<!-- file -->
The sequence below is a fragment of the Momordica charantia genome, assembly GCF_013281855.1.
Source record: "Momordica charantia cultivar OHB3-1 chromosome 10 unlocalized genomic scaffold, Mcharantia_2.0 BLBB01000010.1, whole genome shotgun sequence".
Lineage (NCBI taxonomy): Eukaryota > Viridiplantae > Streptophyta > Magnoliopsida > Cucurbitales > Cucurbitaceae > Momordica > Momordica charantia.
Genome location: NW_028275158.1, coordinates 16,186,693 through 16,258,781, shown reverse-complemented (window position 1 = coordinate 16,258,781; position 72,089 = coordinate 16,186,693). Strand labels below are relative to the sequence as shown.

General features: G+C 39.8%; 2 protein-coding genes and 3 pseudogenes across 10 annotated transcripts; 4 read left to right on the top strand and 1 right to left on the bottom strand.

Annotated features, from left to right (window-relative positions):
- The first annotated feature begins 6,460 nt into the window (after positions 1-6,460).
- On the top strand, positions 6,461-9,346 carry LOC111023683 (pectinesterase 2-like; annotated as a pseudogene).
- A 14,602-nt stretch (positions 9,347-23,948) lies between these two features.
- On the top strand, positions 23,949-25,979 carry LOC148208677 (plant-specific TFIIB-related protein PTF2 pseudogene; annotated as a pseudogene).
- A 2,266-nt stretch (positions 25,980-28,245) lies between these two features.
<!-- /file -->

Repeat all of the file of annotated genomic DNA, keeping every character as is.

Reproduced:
The sequence below is a fragment of the Momordica charantia genome, assembly GCF_013281855.1.
Source record: "Momordica charantia cultivar OHB3-1 chromosome 10 unlocalized genomic scaffold, Mcharantia_2.0 BLBB01000010.1, whole genome shotgun sequence".
Lineage (NCBI taxonomy): Eukaryota > Viridiplantae > Streptophyta > Magnoliopsida > Cucurbitales > Cucurbitaceae > Momordica > Momordica charantia.
Genome location: NW_028275158.1, coordinates 16,186,693 through 16,258,781, shown reverse-complemented (window position 1 = coordinate 16,258,781; position 72,089 = coordinate 16,186,693). Strand labels below are relative to the sequence as shown.

General features: G+C 39.8%; 2 protein-coding genes and 3 pseudogenes across 10 annotated transcripts; 4 read left to right on the top strand and 1 right to left on the bottom strand.

Annotated features, from left to right (window-relative positions):
- The first annotated feature begins 6,460 nt into the window (after positions 1-6,460).
- On the top strand, positions 6,461-9,346 carry LOC111023683 (pectinesterase 2-like; annotated as a pseudogene).
- A 14,602-nt stretch (positions 9,347-23,948) lies between these two features.
- On the top strand, positions 23,949-25,979 carry LOC148208677 (plant-specific TFIIB-related protein PTF2 pseudogene; annotated as a pseudogene).
- A 2,266-nt stretch (positions 25,980-28,245) lies between these two features.